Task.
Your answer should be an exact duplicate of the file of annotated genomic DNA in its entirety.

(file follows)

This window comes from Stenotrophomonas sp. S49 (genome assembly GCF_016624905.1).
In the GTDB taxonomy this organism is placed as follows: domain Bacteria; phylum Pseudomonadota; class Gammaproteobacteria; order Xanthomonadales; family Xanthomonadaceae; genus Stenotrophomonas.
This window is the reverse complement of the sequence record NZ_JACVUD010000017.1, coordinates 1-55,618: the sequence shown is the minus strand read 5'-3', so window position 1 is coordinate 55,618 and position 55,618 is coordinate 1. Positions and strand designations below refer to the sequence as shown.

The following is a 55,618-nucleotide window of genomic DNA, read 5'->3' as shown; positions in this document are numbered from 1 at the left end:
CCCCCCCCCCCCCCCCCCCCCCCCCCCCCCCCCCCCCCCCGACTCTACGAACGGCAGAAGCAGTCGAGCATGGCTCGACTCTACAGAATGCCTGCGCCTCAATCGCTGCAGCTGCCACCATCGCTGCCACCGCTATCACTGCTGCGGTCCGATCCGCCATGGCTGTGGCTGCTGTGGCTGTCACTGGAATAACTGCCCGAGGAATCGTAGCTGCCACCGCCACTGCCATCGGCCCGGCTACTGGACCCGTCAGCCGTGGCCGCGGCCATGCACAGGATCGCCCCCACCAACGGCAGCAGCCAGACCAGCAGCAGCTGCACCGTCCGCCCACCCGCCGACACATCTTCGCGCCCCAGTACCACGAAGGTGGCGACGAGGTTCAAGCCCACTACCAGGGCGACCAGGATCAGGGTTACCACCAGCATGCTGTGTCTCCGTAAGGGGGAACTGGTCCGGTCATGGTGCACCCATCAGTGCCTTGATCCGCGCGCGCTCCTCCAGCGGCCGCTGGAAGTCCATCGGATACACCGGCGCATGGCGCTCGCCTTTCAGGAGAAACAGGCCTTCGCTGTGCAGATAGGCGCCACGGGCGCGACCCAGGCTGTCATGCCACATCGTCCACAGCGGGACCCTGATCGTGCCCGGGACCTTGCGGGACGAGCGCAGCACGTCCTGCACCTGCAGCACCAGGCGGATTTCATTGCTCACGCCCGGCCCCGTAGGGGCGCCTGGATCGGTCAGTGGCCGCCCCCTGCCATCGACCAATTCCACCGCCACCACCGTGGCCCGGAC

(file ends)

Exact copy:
This window comes from Stenotrophomonas sp. S49 (genome assembly GCF_016624905.1).
In the GTDB taxonomy this organism is placed as follows: domain Bacteria; phylum Pseudomonadota; class Gammaproteobacteria; order Xanthomonadales; family Xanthomonadaceae; genus Stenotrophomonas.
This window is the reverse complement of the sequence record NZ_JACVUD010000017.1, coordinates 1-55,618: the sequence shown is the minus strand read 5'-3', so window position 1 is coordinate 55,618 and position 55,618 is coordinate 1. Positions and strand designations below refer to the sequence as shown.

The following is a 55,618-nucleotide window of genomic DNA, read 5'->3' as shown; positions in this document are numbered from 1 at the left end:
CCCCCCCCCCCCCCCCCCCCCCCCCCCCCCCCCCCCCCCCGACTCTACGAACGGCAGAAGCAGTCGAGCATGGCTCGACTCTACAGAATGCCTGCGCCTCAATCGCTGCAGCTGCCACCATCGCTGCCACCGCTATCACTGCTGCGGTCCGATCCGCCATGGCTGTGGCTGCTGTGGCTGTCACTGGAATAACTGCCCGAGGAATCGTAGCTGCCACCGCCACTGCCATCGGCCCGGCTACTGGACCCGTCAGCCGTGGCCGCGGCCATGCACAGGATCGCCCCCACCAACGGCAGCAGCCAGACCAGCAGCAGCTGCACCGTCCGCCCACCCGCCGACACATCTTCGCGCCCCAGTACCACGAAGGTGGCGACGAGGTTCAAGCCCACTACCAGGGCGACCAGGATCAGGGTTACCACCAGCATGCTGTGTCTCCGTAAGGGGGAACTGGTCCGGTCATGGTGCACCCATCAGTGCCTTGATCCGCGCGCGCTCCTCCAGCGGCCGCTGGAAGTCCATCGGATACACCGGCGCATGGCGCTCGCCTTTCAGGAGAAACAGGCCTTCGCTGTGCAGATAGGCGCCACGGGCGCGACCCAGGCTGTCATGCCACATCGTCCACAGCGGGACCCTGATCGTGCCCGGGACCTTGCGGGACGAGCGCAGCACGTCCTGCACCTGCAGCACCAGGCGGATTTCATTGCTCACGCCCGGCCCCGTAGGGGCGCCTGGATCGGTCAGTGGCCGCCCCCTGCCATCGACCAATTCCACCGCCACCACCGTGGCCCGGAC